How to Compress and Deduplicate Storage with VDO in CentOS/RHEL 8
Describing Virtual Data Optimizer
CentOS/RHEL 8 includes the Virtual Data Optimizer (VDO) driver, which optimizes the data footprint on block devices. VDO is a Linux device-mapper driver that reduces disk space usage on block devices, and minimizes the replication of data, saving disk space and even increasing data throughput. VDO includes two kernel-modules: the kvdo module to transparently control data compression, and the uds module for deduplication.
The VDO layer is placed on top of an existing block storage device, such as a RAID device or a local disk. Those block devices can also be encrypted devices. The storage layers, such as LVM logical volumes and file systems, are placed on top of a VDO device. The following diagram shows the placement of VDO in an infrastructure consisting of KVM virtual machines that are using optimized storage devices.
VDO applies three phases to data in the following order to reduce the footprint on storage devices:
- Zero-Block Elimination filters out data blocks that contain only zeroes (0) and records the information of those blocks only in the metadata. The nonzero data blocks are then passed to the next phase of processing. This phase enables the thin provisioning feature in the VDO devices.
- Deduplication eliminates redundant data blocks. When you create multiple copies of the same data, VDO detects the duplicate data blocks and updates the metadata to use those duplicate blocks as references to the original data block without creating redundant data blocks. The universal deduplication service (UDS) kernel module checks the redundancy of the data through the metadata it maintains. This kernel module ships as part of the VDO.
- Compression is the last phase. The kvdo kernel module compresses the data blocks using LZ4 compression and groups them into 4 KB blocks.
Implementing Virtual Data Optimizer
The logical devices that you create using VDO are called VDO volumes. VDO volumes are similar to disk partitions; you can format the volumes with the desired file-system type and mount it like a regular file system. You can also use a VDO volume as an LVM physical volume. To create a VDO volume, specify a block device and the name of the logical device that VDO presents to the user. You can optionally specify the logical size of the VDO volume. The logical size of the VDO volume can be more than the physical size of the actual block device.
Because the VDO volumes are thinly provisioned, users can only see the logical space in use and are unaware of the actual physical space available. If you do not specify the logical size while creating the volume, VDO assumes the actual physical size as the logical size of the volume. This 1:1 ratio of mapping logical size to physical size gives better performance but provides less efficient use of storage space. Based on your infrastructure requirements, you should prioritize either performance or space efficiency.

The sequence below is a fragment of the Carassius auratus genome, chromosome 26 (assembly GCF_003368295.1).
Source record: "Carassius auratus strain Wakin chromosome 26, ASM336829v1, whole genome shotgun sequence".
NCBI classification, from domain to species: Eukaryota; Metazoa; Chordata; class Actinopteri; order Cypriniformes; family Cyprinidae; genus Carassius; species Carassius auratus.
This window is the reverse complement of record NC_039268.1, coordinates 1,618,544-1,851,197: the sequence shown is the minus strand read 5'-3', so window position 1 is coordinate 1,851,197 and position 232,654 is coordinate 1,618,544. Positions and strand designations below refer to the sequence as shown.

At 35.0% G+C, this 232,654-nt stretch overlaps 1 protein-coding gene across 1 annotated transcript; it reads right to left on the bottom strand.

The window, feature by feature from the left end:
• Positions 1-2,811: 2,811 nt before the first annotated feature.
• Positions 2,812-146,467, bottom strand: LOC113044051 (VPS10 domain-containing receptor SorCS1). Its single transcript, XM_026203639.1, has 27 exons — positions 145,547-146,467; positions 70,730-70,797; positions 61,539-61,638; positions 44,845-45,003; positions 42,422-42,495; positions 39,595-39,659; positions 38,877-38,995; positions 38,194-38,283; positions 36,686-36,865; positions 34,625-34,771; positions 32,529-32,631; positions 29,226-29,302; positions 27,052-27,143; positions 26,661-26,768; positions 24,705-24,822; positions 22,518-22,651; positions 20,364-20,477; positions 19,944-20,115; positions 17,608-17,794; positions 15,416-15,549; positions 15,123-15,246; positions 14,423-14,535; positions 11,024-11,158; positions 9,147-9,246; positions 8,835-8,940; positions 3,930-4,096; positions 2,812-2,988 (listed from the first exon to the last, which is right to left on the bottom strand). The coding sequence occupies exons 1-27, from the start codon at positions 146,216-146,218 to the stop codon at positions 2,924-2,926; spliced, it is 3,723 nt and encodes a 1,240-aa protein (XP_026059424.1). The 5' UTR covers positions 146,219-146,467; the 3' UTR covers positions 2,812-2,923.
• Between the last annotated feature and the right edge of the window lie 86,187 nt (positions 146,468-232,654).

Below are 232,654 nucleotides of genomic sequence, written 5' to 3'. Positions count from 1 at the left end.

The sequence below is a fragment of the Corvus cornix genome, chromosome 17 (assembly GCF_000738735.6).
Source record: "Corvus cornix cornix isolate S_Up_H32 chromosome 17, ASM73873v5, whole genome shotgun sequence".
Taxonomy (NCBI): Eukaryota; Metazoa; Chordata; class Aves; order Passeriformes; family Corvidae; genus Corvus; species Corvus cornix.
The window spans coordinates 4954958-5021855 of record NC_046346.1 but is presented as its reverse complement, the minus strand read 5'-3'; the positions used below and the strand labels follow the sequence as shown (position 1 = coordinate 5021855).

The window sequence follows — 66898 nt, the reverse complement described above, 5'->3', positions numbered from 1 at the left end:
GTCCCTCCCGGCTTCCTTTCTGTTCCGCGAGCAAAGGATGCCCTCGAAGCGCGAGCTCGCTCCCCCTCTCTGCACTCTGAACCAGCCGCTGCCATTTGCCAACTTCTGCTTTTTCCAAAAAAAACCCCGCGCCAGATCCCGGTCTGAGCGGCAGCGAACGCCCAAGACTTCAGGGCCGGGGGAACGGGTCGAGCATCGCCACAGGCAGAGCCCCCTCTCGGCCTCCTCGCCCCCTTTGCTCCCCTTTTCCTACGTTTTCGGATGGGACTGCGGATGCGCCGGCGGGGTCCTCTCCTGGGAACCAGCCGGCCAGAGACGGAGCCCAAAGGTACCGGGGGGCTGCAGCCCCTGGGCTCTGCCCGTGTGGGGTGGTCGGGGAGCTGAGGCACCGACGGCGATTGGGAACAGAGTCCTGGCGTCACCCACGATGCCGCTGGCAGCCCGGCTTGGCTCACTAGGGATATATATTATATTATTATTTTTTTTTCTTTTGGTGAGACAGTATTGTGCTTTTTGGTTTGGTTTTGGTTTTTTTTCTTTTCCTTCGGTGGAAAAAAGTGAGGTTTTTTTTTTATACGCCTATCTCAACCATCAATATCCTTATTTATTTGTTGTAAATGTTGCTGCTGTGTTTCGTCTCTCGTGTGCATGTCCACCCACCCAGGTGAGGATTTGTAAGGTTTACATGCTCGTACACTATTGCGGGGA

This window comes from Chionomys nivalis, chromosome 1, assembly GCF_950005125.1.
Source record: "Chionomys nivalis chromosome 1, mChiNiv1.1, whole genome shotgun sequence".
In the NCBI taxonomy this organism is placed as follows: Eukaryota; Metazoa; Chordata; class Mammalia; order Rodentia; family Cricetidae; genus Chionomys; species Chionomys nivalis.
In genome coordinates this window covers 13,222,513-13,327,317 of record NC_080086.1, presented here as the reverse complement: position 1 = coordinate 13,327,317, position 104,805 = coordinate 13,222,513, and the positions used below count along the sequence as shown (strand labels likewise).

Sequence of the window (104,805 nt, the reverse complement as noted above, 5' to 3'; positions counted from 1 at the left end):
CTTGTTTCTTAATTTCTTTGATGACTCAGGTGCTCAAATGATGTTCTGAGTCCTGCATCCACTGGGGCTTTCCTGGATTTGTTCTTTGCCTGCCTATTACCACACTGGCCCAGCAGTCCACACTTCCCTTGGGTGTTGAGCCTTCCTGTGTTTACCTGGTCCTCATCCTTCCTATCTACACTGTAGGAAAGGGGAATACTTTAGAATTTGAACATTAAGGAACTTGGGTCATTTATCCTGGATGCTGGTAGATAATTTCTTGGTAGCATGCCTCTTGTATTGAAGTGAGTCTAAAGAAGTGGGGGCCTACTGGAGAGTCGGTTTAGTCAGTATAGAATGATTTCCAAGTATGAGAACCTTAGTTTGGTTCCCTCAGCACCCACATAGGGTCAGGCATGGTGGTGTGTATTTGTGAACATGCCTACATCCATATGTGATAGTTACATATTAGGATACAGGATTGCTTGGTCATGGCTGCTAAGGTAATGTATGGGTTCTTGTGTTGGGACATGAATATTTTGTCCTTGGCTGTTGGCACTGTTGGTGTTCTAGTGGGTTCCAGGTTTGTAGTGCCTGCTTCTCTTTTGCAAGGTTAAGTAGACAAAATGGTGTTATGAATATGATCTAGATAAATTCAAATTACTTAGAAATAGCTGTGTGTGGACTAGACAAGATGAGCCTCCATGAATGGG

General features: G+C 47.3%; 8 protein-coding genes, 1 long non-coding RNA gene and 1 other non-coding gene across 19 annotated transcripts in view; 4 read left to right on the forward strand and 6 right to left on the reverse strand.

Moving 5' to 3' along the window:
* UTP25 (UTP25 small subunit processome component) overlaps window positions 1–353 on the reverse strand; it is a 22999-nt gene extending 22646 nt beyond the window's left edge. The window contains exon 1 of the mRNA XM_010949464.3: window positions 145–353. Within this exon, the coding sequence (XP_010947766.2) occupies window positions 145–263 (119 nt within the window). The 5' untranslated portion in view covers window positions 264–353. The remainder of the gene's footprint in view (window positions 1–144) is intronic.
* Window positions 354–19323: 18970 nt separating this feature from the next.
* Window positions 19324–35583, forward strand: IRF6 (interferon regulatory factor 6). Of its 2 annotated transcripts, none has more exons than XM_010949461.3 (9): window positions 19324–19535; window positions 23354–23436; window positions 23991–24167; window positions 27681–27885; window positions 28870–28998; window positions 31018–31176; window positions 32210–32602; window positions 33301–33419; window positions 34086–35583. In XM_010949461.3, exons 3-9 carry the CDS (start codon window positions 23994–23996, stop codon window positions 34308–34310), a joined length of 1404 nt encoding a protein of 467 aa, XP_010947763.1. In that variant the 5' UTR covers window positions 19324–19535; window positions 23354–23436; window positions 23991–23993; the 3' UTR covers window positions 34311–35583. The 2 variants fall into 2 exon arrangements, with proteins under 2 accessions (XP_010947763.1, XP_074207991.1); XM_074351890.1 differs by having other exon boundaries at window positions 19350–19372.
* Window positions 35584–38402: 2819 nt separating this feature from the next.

When the logical size of a VDO volume is more than the actual physical size, you should proactively monitor the volume statistics to view the actual usage using the vdostats –verbose command.
Install the vdo and kmod-kvdo packages to enable VDO in the system.
[root@host ~]# yum install vdo kmod-kvdo ...output omitted... Is this ok [y/N]: y ...output omitted... Complete!
Creating a VDO Volume
To create a VDO volume, run the vdo create command.
[root@host ~]# vdo create --name=vdo1 --device=/dev/vdd --vdoLogicalSize=50G ...output omitted...
If you omit the logical size, the resulting VDO volume gets the same size as its physical device. When the VDO volume is in place, you can format it with the file-system type of your choice and mount it under the file-system hierarchy on your system.
Analyzing a VDO Volume
To analyze a VDO volume, run the vdo status command. This command displays a report on the VDO system, and the status of the VDO volume in YAML format. It also displays attributes of the VDO volume. Use the –name= option to specify the name of a particular volume. If you omit the name of the specific volume, the output of the vdo status command displays the status of all the VDO volumes.
[root@host ~]# vdo status --name=vdo1 ...output omitted...
The vdo list command displays the list of VDO volumes that are currently started. You can start and stop a VDO volume using the vdo start and vdo stop commands, respectively.